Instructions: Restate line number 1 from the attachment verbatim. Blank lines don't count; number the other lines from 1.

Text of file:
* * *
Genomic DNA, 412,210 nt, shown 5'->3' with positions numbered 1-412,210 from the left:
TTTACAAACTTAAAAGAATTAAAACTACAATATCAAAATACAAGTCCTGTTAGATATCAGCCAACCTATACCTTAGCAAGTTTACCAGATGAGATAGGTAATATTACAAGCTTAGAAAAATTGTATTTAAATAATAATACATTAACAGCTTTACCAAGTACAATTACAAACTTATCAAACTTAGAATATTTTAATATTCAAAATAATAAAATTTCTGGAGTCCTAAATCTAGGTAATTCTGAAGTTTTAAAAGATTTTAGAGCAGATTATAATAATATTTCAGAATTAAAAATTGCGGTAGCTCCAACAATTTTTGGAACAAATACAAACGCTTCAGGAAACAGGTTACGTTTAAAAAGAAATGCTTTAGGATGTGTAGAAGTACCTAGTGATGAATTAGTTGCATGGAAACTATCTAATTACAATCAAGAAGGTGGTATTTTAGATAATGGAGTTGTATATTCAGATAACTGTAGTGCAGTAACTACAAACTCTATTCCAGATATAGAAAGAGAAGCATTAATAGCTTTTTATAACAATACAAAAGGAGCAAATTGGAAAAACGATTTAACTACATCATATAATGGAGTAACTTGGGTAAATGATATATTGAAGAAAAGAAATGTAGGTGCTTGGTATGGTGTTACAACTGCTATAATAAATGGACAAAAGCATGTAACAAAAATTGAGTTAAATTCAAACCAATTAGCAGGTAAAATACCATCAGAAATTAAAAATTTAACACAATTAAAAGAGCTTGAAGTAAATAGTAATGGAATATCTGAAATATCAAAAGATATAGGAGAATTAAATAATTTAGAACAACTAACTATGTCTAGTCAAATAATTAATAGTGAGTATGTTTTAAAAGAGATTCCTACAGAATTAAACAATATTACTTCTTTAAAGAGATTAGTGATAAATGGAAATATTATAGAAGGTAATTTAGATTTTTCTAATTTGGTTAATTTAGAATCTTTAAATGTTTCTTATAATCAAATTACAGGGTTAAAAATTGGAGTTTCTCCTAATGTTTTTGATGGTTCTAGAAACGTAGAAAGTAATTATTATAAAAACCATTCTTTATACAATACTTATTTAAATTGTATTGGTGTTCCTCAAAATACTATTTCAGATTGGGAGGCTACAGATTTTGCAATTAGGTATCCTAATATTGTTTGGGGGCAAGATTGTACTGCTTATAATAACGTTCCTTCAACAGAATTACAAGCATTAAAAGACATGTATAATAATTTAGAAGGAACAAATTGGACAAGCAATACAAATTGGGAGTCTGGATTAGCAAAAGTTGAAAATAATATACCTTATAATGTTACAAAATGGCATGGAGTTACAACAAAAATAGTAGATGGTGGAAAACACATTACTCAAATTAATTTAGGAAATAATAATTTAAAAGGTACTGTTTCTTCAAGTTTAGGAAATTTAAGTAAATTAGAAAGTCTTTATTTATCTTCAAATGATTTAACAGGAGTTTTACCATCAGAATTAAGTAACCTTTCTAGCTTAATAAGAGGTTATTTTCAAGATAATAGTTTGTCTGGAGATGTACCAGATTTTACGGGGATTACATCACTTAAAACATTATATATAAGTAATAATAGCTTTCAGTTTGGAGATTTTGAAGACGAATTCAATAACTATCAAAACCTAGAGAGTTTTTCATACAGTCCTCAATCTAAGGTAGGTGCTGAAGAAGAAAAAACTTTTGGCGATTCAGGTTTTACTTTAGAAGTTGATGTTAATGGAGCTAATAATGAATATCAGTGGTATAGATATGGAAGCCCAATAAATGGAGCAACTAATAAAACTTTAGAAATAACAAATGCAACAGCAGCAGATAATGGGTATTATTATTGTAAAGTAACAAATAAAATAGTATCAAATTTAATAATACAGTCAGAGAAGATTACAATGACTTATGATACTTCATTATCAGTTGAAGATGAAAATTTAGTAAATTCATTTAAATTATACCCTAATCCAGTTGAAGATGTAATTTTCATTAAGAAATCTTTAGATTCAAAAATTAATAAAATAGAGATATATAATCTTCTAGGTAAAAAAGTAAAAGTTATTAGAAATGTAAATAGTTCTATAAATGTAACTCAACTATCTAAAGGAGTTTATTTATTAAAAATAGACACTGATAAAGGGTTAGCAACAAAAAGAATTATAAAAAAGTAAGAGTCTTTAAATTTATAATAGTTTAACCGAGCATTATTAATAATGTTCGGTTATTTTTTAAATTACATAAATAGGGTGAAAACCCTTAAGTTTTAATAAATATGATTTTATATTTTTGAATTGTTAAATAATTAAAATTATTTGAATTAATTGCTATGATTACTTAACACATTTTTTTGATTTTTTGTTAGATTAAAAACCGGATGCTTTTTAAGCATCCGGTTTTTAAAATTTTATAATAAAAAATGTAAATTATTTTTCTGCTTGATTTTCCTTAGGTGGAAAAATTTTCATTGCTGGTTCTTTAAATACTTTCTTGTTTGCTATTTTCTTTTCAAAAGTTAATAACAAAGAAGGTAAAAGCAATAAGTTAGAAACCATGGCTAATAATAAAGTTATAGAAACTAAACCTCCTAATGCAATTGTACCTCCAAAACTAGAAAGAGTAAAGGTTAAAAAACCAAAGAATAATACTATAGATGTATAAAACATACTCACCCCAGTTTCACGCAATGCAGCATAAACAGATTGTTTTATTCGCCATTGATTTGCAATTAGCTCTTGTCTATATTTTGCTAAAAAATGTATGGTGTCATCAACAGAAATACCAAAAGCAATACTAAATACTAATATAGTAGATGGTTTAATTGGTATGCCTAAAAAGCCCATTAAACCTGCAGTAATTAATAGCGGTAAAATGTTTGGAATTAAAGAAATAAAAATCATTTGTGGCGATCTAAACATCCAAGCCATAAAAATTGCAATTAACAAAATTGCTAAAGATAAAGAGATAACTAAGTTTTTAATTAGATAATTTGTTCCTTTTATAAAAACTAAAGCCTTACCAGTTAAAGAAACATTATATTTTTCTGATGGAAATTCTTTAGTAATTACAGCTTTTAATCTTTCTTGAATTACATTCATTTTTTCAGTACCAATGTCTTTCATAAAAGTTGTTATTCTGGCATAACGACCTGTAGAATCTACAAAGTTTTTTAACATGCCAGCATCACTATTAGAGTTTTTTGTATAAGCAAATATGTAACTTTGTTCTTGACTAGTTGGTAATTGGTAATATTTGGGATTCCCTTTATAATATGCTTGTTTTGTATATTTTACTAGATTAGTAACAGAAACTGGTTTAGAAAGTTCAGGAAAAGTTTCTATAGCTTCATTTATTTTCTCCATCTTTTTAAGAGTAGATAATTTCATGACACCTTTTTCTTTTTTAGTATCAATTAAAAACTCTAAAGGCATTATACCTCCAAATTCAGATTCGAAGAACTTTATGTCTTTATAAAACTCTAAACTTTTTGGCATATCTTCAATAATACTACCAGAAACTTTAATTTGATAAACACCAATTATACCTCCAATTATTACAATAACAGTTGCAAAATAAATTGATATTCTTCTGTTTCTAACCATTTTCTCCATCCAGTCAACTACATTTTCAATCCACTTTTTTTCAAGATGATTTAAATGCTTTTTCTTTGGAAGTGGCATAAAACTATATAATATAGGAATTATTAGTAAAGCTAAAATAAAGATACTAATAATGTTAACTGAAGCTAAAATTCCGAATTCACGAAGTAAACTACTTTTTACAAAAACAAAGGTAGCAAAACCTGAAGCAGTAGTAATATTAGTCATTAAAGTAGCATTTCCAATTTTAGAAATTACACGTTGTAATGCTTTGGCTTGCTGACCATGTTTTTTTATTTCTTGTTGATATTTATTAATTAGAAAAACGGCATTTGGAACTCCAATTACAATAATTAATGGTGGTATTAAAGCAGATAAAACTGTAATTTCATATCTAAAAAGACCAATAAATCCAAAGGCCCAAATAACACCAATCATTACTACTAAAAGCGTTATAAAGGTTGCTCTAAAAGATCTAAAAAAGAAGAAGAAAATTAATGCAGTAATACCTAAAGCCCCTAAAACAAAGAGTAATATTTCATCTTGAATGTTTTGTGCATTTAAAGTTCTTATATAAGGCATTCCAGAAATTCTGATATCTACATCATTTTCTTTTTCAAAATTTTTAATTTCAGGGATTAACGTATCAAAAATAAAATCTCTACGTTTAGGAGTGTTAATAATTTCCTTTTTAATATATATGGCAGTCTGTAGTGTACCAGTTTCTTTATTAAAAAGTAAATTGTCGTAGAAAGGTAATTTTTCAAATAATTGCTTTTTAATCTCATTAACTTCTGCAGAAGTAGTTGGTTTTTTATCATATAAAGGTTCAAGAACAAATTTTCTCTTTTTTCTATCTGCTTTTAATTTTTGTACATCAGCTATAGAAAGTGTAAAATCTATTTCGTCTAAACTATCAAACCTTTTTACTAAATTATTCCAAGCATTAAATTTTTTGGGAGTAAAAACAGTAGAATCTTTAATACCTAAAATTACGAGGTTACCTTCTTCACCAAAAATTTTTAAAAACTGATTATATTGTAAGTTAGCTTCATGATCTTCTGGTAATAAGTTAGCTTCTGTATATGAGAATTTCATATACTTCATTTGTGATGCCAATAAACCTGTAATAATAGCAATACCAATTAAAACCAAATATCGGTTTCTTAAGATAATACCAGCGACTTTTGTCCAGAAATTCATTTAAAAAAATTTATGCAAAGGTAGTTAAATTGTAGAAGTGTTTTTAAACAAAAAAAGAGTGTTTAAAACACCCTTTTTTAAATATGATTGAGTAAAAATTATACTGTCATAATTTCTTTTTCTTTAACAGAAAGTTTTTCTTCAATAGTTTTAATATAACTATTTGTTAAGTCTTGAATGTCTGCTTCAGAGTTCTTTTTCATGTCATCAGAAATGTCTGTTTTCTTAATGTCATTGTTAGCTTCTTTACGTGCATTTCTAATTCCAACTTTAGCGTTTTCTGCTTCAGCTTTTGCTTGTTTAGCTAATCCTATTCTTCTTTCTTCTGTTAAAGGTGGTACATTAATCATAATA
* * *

Genomic DNA, 412,210 nt, shown 5'->3' with positions numbered 1-412,210 from the left: